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Kc  · 09/01/22

Digital Currency vs Cryptocurrency: 4 Key Differences

04/06/22 · Reports · This is not a financial advice
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Key points
  • Cannot beat independent supply
  • Cannot beat independent validation
  • Also, dog money
  • Uses bitforex  ( + more posts) 
 
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These days, there is nothing uncommon about believing that digital currencies are the best way to conduct transactions.

But to cryptocurrencies the world has warmed up only recently, and that especially in the financial sector.

Some believe that cryptocurrencies are the future of financial technology, but many believe that digital currencies are the right compromise - not crypto.

The two terms seem similar at first glance, but there is a significant difference between them.

Digital currency vs cryptocurrency

  • Digital currency is a concept where money only exists digitally. Digital currency includes any monetary tokens or instruments that exist exclusively in electronic form. It can be used to buy goods or services through the internet.

  • Cryptocurrency is a type of digital currency that uses cryptography for security purposes. The encryption techniques regulate the generation of currency units as well as the transfer of funds. In that sense, encryption replaces what has been traditionally the task of a central bank. Since cryptocurrencies function independently from central banks, they have no physical form and cannot be controlled by any government or central authority.

4 Key Differences Between Crypto vs Digital Currencies

  1. Supply

    Supply of traditional digital currencies is usually controlled by the issuing central bank. This means that they can increase and decrease the supply, which is commonly done to help the economy. The downside of this is that it devalues the currency over time.

    Cryptocurrencies are not issued by a central authority. Cryptocurrencies are decentralized, and an algorithm determines their supply. So, for example, the total bitcoin limit is set at 21 million - there won’t be any more than that.

    This means that you cannot increase or decrease the supply to benefit an economy. This advantage is that your money's value doesn't decrease over time.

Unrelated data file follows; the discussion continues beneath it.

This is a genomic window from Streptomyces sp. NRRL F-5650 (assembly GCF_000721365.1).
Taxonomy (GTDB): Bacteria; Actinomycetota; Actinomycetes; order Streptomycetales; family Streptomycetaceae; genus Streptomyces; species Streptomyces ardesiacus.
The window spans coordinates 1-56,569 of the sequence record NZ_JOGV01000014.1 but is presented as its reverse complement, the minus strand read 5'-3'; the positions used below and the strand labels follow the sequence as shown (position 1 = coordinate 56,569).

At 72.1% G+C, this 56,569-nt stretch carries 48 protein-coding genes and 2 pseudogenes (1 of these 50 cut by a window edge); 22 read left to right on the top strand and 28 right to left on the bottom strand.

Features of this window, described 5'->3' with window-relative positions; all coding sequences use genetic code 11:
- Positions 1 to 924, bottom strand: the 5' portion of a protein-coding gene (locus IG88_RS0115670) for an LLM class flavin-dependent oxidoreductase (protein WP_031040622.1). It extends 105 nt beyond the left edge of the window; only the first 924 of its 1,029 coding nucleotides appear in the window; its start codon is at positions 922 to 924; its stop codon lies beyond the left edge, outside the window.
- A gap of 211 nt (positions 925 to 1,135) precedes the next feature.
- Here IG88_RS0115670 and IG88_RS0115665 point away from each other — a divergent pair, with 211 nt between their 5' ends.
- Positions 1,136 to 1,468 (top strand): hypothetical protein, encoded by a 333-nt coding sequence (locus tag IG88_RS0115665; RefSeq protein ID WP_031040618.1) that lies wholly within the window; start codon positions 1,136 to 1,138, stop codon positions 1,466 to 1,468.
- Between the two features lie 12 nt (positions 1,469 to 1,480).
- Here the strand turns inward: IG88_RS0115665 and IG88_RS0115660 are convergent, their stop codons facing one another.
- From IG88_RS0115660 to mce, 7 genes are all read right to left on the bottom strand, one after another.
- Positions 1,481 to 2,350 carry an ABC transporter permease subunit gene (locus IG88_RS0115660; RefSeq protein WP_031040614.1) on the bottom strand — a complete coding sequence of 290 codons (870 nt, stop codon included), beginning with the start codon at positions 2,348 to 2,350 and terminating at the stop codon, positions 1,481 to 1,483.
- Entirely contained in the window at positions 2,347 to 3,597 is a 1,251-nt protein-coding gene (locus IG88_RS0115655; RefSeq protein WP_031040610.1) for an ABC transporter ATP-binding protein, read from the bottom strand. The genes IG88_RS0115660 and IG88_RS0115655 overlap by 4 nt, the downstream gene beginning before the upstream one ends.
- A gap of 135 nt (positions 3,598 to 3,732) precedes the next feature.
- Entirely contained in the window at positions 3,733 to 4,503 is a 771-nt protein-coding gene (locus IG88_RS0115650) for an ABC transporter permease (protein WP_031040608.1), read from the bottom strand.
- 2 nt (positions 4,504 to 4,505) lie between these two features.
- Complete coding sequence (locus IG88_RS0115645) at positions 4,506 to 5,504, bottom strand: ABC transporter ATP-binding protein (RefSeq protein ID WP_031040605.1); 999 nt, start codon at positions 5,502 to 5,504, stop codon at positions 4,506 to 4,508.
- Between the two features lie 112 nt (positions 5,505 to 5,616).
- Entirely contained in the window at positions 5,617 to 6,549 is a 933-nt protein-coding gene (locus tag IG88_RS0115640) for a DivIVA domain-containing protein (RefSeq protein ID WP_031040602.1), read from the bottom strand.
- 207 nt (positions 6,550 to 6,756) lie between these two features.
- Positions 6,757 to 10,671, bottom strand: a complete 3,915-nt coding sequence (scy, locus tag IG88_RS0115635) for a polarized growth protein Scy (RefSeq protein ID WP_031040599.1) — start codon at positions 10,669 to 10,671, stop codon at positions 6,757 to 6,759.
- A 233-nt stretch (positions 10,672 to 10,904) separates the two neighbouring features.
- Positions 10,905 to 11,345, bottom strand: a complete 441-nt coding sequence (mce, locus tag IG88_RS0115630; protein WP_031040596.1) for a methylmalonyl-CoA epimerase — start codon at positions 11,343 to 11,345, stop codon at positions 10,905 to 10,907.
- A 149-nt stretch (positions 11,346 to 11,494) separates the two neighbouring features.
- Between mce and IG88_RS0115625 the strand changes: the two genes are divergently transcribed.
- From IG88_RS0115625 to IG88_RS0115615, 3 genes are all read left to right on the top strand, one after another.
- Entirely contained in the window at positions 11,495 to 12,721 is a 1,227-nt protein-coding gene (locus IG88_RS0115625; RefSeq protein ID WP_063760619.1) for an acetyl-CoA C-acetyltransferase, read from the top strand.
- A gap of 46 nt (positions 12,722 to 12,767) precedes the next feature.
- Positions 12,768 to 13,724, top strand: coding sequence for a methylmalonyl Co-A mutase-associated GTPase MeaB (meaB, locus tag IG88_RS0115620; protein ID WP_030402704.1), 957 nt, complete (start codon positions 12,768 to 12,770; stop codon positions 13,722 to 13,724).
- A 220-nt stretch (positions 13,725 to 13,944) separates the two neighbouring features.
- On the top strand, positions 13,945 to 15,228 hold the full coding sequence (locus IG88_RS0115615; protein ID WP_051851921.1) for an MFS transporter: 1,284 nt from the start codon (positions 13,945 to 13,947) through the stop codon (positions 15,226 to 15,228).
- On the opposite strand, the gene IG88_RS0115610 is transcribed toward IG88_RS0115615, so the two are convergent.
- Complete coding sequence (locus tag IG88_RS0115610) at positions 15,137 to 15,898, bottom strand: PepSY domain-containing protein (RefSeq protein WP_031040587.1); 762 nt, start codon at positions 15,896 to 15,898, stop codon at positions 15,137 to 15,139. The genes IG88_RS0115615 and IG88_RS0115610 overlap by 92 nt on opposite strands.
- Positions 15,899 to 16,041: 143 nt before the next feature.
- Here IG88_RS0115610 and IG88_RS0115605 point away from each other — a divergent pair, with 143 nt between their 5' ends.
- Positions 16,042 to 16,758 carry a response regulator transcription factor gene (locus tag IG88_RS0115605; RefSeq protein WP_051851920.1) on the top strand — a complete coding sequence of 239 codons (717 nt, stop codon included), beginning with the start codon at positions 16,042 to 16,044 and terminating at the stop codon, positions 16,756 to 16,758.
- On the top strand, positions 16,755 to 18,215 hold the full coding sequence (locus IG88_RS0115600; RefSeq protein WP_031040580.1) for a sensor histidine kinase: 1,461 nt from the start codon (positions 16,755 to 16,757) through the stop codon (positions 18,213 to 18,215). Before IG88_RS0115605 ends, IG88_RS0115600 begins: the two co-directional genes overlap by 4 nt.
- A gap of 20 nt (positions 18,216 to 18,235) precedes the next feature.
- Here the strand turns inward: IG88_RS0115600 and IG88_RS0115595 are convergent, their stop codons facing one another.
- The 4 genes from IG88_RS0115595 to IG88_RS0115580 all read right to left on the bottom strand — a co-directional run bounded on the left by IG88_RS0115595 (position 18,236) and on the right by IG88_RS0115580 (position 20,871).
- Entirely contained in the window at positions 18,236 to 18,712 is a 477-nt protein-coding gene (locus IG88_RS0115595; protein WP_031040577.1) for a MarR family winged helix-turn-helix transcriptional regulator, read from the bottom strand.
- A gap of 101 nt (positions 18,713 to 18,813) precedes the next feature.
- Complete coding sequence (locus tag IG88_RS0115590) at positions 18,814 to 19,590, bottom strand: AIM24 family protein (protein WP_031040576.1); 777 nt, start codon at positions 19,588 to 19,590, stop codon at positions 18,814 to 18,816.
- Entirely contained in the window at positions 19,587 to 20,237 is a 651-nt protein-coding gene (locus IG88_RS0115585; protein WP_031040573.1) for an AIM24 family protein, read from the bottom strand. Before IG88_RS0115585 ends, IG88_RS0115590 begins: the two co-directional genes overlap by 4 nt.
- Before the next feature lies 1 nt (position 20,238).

2. Decentralization

    Digital currency can be centralized or decentralized.

    Centralized means that the digital currency is regulated by a central authority like banks, governments, etc.

    Decentralized means that no central authority controls the money supply or, to a good extent, what is done with that money.

    In cryptocurrencies, the most striking example of that freedom is not their use in crime, but rather the (thriving!) existence of products like dog money and meme tokens. If you are wondering where to buy Shiba Inu coin in UK for the best possible price, take a closer look at the detailed beginner's guide.

  3. Privacy and Data Security

    A traditional digital currency transaction usually requires clearing, that is the validation by a trusted third party, such as a bank or credit card company.

    Cryptocurrency transactions are validated with mathematical algorithms.

    The difference lies in the fact that it is impossible to counterfeit cryptocurrency, which means there is no need for a third party validation.

    The result is that cryptocurrency usually provides better privacy than digital currency, which in turn means more security for their users: At least in principle, there is no need to share any personal data to use cryptocurrencies.

    In the broad sense, this level of privacy is why finance is one of the first industries disrupted by crypto. People can now invest or yield income independently, such as via DeFi staking. In the past, this was a job for financial institutions who had literally no competition.

  4. Third-party Validation

    A bank or government authority validates transactions of legacy currencies to ensure the user has enough funds to cover the transaction in their account.

    Cryptocurrencies use a blockchain. This immutable ledger records all transactions and updates in real-time across a network of computers without any third party involved.

Conclusion

Cryptocurrency and digital currency are often used interchangeably, but as you have seen, in practice they differ substantially.

Cryptocurrency is a decentralized digital currency. No central authorities manage this form of digital money, so banks can't monitor or control it.

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